Texting campaign raises millions for Haiti relief

January 14, 2010 7:23:29 PM PST
The future of charitable donations may be changing as a result of the success in texting aid for Haitian relief.

By simply texting a five-digit number into their mobile phones, donors responding to the earthquake disaster in Haiti are giving millions of dollars. Over $4 million has been raised since the campaign began Tuesday night. A $10 donation is made each time a cell phone user texts 90999.

The power of texting has surprised the wireless industry and the red cross.

"Didn't have to look it up online, didn't have to figure out where to go, didn't have to drive anywhere, didn't have to write out a check or anything like that," said text donor Dave Katz. "So it was very convenient."

It has motivated what could be a new generation of contributors.

"We hope that the people who text, who typically are under 30, will start giving and realize that it feels good to give and to help others," said Cynthia Shaw of Red Cross Silicon Valley.

The campaign is being run by Denver-based mGive Foundation, which raises money on behalf of 200 charitable organizations by text messaging. The funds are going to the American Red Cross. The donation appears on the subscriber's cell phone bill. The White House website and former President Bill Clinton, a special envoy to Haiti, have been publicizing the campaign.

Clinton has given text donations a boost by suggesting it can be a way to help with the massive humanitarian and reconstruction effort in Haiti. However, a warning is going out that the flood of donations has triggered scams online and potentially over mobile phones.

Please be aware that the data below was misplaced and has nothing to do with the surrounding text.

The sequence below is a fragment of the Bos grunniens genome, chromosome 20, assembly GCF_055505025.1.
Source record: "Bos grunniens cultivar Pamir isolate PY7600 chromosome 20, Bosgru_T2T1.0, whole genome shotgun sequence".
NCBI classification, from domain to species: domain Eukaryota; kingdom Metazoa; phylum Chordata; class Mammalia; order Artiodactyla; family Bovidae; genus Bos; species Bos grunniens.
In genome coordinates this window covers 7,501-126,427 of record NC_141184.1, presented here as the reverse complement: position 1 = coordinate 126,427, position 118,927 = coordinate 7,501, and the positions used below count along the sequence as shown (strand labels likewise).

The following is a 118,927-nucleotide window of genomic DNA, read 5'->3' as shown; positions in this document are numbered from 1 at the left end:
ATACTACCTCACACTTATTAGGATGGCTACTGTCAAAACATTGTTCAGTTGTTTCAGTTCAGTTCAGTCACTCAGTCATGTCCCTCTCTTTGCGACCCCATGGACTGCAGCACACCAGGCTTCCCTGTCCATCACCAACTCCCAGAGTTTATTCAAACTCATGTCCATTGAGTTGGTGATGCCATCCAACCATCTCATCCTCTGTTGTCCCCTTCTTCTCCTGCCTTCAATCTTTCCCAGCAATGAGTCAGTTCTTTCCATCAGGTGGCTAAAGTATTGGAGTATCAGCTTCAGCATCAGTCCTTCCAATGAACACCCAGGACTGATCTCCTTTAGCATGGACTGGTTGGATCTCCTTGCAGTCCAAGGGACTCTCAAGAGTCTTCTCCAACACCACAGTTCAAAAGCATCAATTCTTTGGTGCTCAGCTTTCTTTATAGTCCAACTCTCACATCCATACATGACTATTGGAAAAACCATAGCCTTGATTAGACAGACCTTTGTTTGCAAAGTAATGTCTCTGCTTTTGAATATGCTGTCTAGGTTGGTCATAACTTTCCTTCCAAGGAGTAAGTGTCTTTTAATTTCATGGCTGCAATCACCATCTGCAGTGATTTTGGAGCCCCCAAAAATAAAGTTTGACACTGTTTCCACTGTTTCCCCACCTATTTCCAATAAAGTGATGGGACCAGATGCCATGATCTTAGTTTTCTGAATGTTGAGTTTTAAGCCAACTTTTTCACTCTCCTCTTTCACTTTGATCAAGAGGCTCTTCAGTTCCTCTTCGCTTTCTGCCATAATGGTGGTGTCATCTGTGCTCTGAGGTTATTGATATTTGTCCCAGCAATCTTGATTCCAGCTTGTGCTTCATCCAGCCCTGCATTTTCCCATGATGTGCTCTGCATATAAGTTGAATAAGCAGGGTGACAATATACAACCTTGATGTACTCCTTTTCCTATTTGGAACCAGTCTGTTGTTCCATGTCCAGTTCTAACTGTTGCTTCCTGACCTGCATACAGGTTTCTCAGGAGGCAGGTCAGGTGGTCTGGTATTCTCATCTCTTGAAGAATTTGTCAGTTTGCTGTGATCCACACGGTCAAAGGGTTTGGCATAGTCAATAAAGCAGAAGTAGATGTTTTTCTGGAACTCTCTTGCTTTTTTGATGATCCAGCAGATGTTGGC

"As soon as something like this happens, people buy domains and they start faking it," said Beth Kanter who blogs about non-profits and social media. "You can avoid this by giving to mainstream, well-known charities such as the American Red Cross."

There are an estimated 270 million mobile phone users in the U.S. The ease of making text donations may attract money from a different demographic group than those who might otherwise write checks or go online.

Robert Weiner, a San Francisco-based consultant on technology to non-profit groups, says there is a downside to the $10 text donations. Some individuals may want to give more, Weiner said. Also, Weiner says there is a certain amount of anonymity to the donation. The charitable group does not know who the donor is. Many non-profits cultivate donor relationships in the hope of generating on-going or future donations.

The emotional response to the tragedy in Haiti has unleashed an instant response. It has also created a potential new way for traditional fundraisers to incorporate technology into soliciting donations.

"This will be a component of fundraising as we go forward, but it's not refined yet. We're at the very early stages" said Emmett Carson, CEO of the Silicon Valley Community Foundation. He says they are still looking at "how to incorporate this technology into more traditional campaigns."

Previous texting campaigns have raised considerably more modest amounts of money. Until the Haiti effort, it is believed that the largest texting campaign by the TV show "American Idol" raised $450,000 in $5 increments.

At least two major carriers, AT&T and Verizon, have indicated that they will absorb any text costs involved in the donations. Other carriers may jump on board as well. Verizon Wireless is already calling Wednesday "the biggest day in the history of mobile giving in the U.S."